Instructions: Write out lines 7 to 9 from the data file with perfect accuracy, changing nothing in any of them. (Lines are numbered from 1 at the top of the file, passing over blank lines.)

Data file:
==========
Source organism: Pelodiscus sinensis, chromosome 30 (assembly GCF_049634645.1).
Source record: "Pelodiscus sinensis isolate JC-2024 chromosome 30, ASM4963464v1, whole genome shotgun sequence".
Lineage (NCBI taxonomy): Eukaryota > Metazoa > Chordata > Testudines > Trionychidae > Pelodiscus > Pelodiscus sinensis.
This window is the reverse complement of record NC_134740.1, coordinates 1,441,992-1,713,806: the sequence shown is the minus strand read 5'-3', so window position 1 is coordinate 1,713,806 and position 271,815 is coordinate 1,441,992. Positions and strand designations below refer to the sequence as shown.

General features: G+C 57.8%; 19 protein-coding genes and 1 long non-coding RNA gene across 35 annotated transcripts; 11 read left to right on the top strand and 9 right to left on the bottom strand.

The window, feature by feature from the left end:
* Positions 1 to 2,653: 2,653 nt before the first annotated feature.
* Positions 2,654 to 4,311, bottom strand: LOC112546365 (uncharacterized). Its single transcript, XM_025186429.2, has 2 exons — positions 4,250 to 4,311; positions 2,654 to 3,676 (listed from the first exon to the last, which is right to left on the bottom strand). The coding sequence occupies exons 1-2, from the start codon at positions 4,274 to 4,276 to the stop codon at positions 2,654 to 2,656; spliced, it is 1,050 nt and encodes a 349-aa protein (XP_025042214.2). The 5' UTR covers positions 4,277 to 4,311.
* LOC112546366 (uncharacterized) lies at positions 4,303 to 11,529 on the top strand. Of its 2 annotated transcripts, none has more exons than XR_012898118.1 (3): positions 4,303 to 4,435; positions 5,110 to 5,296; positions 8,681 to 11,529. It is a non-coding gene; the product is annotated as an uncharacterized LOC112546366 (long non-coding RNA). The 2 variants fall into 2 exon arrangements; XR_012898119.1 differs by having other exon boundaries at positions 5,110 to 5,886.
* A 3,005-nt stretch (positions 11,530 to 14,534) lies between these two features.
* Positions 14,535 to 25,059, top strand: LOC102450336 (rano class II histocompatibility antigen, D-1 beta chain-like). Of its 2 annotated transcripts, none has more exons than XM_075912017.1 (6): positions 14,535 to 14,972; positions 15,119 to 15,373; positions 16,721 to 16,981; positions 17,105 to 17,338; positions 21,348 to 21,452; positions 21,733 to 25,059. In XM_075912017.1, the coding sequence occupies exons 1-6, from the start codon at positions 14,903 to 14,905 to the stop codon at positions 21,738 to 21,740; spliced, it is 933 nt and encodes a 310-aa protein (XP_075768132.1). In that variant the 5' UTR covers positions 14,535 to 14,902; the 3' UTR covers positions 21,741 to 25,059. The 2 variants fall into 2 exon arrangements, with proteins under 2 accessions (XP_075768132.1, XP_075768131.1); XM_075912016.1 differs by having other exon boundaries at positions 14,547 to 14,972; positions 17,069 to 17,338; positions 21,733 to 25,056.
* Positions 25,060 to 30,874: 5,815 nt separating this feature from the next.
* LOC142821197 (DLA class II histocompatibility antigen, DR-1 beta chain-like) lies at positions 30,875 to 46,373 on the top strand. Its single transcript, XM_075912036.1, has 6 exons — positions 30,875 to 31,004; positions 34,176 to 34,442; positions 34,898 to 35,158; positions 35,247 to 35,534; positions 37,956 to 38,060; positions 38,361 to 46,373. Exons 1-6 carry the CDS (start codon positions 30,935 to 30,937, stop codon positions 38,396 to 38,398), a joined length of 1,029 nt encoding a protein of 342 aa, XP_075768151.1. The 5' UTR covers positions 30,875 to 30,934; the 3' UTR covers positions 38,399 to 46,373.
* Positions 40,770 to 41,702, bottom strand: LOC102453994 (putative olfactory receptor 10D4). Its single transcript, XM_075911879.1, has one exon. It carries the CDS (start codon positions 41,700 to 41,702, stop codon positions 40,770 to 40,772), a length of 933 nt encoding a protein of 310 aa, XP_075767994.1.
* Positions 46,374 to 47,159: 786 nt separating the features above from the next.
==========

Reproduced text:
* Positions 1 to 2,653: 2,653 nt before the first annotated feature.
* Positions 2,654 to 4,311, bottom strand: LOC112546365 (uncharacterized). Its single transcript, XM_025186429.2, has 2 exons — positions 4,250 to 4,311; positions 2,654 to 3,676 (listed from the first exon to the last, which is right to left on the bottom strand). The coding sequence occupies exons 1-2, from the start codon at positions 4,274 to 4,276 to the stop codon at positions 2,654 to 2,656; spliced, it is 1,050 nt and encodes a 349-aa protein (XP_025042214.2). The 5' UTR covers positions 4,277 to 4,311.
* LOC112546366 (uncharacterized) lies at positions 4,303 to 11,529 on the top strand. Of its 2 annotated transcripts, none has more exons than XR_012898118.1 (3): positions 4,303 to 4,435; positions 5,110 to 5,296; positions 8,681 to 11,529. It is a non-coding gene; the product is annotated as an uncharacterized LOC112546366 (long non-coding RNA). The 2 variants fall into 2 exon arrangements; XR_012898119.1 differs by having other exon boundaries at positions 5,110 to 5,886.